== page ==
In some cases, it may be beneficial to repay the loan sooner to reduce any interest (fixed at 2.5 per cent per annum) on a Bounce Back Loan. Bounce Back Loans are not subject to early repayment fees.
Repaying a Coronavirus Business Interruption Loan (CBIL)
After the initial 12-month interest-free period ends, lenders should provide businesses with an outline of their repayment costs, factoring in interest.
Pricing varies amongst lenders, but interest rates beyond the 12-month interest-free period are likely to take into account the existence of a guarantee from the Government.
With a loan facility, it may be necessary to provide regular capital repayments, but lenders may be able to provide payment holidays subject to discussions with them.
Businesses who borrow under the CBIL scheme are also not subject to early repayment charges, should they choose to repay their financing before its term ends.
However, businesses remain 100 per cent responsible for paying the facility back, as well as interest and fees charged by the lender once the initial interest-free 12-month period ends.
When a business took out a CBIL, they agreed to be liable for the repayments, in the same way as any other type of credit agreement.
If a business is not able to pay back the loan, the lender will need to recover the debt from any personal guarantee used for the loan, up to 20 per cent of the loan value. The remainder is then covered by the Government’s 80 per cent guarantee.
For loans of less than £250,000, no personal guarantee was required and, in this case, the loss is covered by the Government up to 80 per cent of the loan value at the time.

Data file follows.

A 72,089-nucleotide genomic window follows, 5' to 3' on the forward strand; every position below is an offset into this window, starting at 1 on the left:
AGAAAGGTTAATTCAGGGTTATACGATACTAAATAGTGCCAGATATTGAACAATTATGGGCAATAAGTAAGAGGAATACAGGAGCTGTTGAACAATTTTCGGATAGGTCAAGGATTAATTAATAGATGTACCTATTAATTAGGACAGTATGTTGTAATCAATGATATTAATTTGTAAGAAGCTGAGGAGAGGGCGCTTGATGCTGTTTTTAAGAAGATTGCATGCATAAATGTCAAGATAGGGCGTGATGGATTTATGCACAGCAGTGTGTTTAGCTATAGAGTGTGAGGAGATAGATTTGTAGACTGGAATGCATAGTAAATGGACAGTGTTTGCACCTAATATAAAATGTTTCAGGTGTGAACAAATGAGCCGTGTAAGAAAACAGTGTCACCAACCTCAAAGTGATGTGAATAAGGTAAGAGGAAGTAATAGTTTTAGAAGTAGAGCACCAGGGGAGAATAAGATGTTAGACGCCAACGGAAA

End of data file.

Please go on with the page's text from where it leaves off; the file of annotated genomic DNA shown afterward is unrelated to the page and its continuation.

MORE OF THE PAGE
Businesses can approach lenders to restructure a loan if they have issues meeting the prescribed repayment plan.
Businesses that need to restructure a loan, will need up to date figures, financial forecasts, profit and loss reports and a balance sheet before approaching their lender to demonstrate the difficulties they face.
Repaying the Recovery Loan Scheme
The new Recovery Loan Scheme is open from 6 April to 31 December 2021. It will offer businesses loans of £25,000 – £10 million over a six-year loan period and is backed by an 80 per cent Government guarantee.
This loan is available through a network of accredited lenders listed on the British Business Bank’s website. Despite Government backing, applications will be subject to full underwriting and affordability checks and unlike the other Government-backed loans there will be no interest-free period.
The information required by each lender to approve a loan varies but they typically require financial accounts for trading periods of between one and three years.
You can apply for this loan if your business is trading in the UK but will need to prove that your business would be viable were it not for the pandemic, has been adversely impacted by the pandemic, and is not in collective insolvency proceedings (unless your business is in the scope of the Northern Ireland Protocol, in which case different eligibility rules may apply).
You cannot apply if your business is a bank, building society, insurers and reinsurers (but not insurance brokers), in the public-sector bodies or state-funded primary and secondary schools.
It is not yet known what repayments will be required from businesses via this loan, but it is suspected that this finance may have a higher rate of interest than other Government-backed loans.
How we can help
Business finance needs to be approached strategically and with a holistic view of the business and the needs of its owners.
A wide range of finance options exist and some of these are easier to obtain than others. They can usually also be configured in a near-infinite range of ways.
Identifying the right option for your business is not necessarily an easy task and so seeking advice can vitally important.
For advice on financing your business plans, please contact our Partner Matt Storey on 01775 711333 or at email@example.com